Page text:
A man with a helmet in Fat China
After the team outing at work where we cycled around the Beijing
countryside I was returning two bike helmets to friends (since the
travel agency could arrange for bikes but not helmets!) when I failed
to adequately answer their question: "why are you not wearing your
helmet to cycle back home?" So, since then I wear my helmet when I
cycle to and from work every day on my cheap bike, when previously I
only used it for long distance rides on my racing bike (about 1 a
year). At first I thought it was weird that I attracted so much
attention cycling with a helmet but quickly realised that I react the
same when i see someone with a helmet; it is so rare it only happens
once or twice a year -of course usually foreigners wearing them.
Last week we went to listen to a book talk. The book is called Fat
China and is one of the first books to be published looking at the
rising obesity problems in china. The talk itself was nothing amazing
though the book seemed better from a quick flip through. One topic
focused on too much was the issue of western fast food. Obviously not
a positive influence but certainly not that important compared to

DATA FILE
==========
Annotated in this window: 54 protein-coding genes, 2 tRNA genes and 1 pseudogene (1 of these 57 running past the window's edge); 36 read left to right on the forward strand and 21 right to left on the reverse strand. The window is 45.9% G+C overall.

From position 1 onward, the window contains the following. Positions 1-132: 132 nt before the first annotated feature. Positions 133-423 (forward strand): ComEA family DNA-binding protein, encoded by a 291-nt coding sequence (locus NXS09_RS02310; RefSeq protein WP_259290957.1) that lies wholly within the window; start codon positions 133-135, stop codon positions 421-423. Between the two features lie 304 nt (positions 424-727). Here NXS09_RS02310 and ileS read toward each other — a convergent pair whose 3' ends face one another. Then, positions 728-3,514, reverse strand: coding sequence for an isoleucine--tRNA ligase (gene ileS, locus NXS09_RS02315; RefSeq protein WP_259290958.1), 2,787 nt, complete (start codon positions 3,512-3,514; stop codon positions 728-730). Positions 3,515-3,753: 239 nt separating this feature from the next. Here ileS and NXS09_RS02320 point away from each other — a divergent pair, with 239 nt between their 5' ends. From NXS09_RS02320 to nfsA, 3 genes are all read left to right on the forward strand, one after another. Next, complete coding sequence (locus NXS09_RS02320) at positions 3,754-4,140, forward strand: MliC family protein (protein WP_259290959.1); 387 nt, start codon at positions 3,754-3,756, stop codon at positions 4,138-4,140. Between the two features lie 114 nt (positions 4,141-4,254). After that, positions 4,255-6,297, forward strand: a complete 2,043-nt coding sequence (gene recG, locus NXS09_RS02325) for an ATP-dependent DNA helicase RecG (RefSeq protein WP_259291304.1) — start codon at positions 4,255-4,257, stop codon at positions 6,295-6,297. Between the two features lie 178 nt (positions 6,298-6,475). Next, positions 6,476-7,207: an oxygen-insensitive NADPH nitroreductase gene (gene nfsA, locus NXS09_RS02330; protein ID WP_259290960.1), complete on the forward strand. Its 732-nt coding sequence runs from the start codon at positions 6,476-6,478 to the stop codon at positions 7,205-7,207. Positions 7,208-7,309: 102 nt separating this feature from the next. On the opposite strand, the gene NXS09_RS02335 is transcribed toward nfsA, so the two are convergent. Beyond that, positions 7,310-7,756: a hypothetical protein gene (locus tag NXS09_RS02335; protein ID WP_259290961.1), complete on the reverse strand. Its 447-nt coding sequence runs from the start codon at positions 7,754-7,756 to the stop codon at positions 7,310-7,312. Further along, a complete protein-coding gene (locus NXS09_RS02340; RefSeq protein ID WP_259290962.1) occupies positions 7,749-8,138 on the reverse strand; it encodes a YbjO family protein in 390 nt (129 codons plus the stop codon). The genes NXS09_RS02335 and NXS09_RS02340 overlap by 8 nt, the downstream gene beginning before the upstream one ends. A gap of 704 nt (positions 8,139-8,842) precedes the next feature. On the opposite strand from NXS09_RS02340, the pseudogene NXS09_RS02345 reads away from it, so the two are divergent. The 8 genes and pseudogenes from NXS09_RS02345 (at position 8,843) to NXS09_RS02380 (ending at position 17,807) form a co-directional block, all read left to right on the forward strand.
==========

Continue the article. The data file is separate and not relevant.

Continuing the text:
issues like the lack of sport or fitness the Chinese do. A lack of
facilities is one element, a second is a lack of sport at school
beyond the required morning aerobics before class; a third is the
academic pressure on children and students, and a fourth is the desire
state of Chinese sports. Aside from some individual athletic stars,
most Chinese prefer to watch American basketball or European football
because their own professional leagues are in such a state.
Unfortunately the Olympics seemed to have been a missed opportunity
here, though Guangzhou is apparently making more effort with the Asian
games next month.
The other issue that the book's co-author touched upon, rightly and
intriguingly so, was the nature of communal eating and food culture in
China. It is customary that when cooking for friends (or take them out
for a meal) you should cook (or order) more than can be eaten, and
guests should never have empty plates as that implies you have not fed
them well enough (the opposite of the UK). Also since dishes are all
shared in China there is no accurate sense of individual portion size
and people tend to order too much (though some is taken home in doggy
bags). An issue not mentioned was the Chinese (well, East Asian)
tendency for dried, preserved food, sweets and all sorts of snacks
that are not made of natural ingredients. More and more, the Chinese
are eating these over fruit, sunflower seeds or other traditional,
less colourful, exciting or artificially flavoured, options.
Though the statistics say the Chinese are already fat (over 30 or 40%
in beijing apparently though the definition must be different to the
West) certainly more and more are getting fat..and not just the kids.
The health consequences will be incredible and it is an issue is
certainly one worth paying attention too. It certainly needs more
research and analysis and thus Fat China is a good start.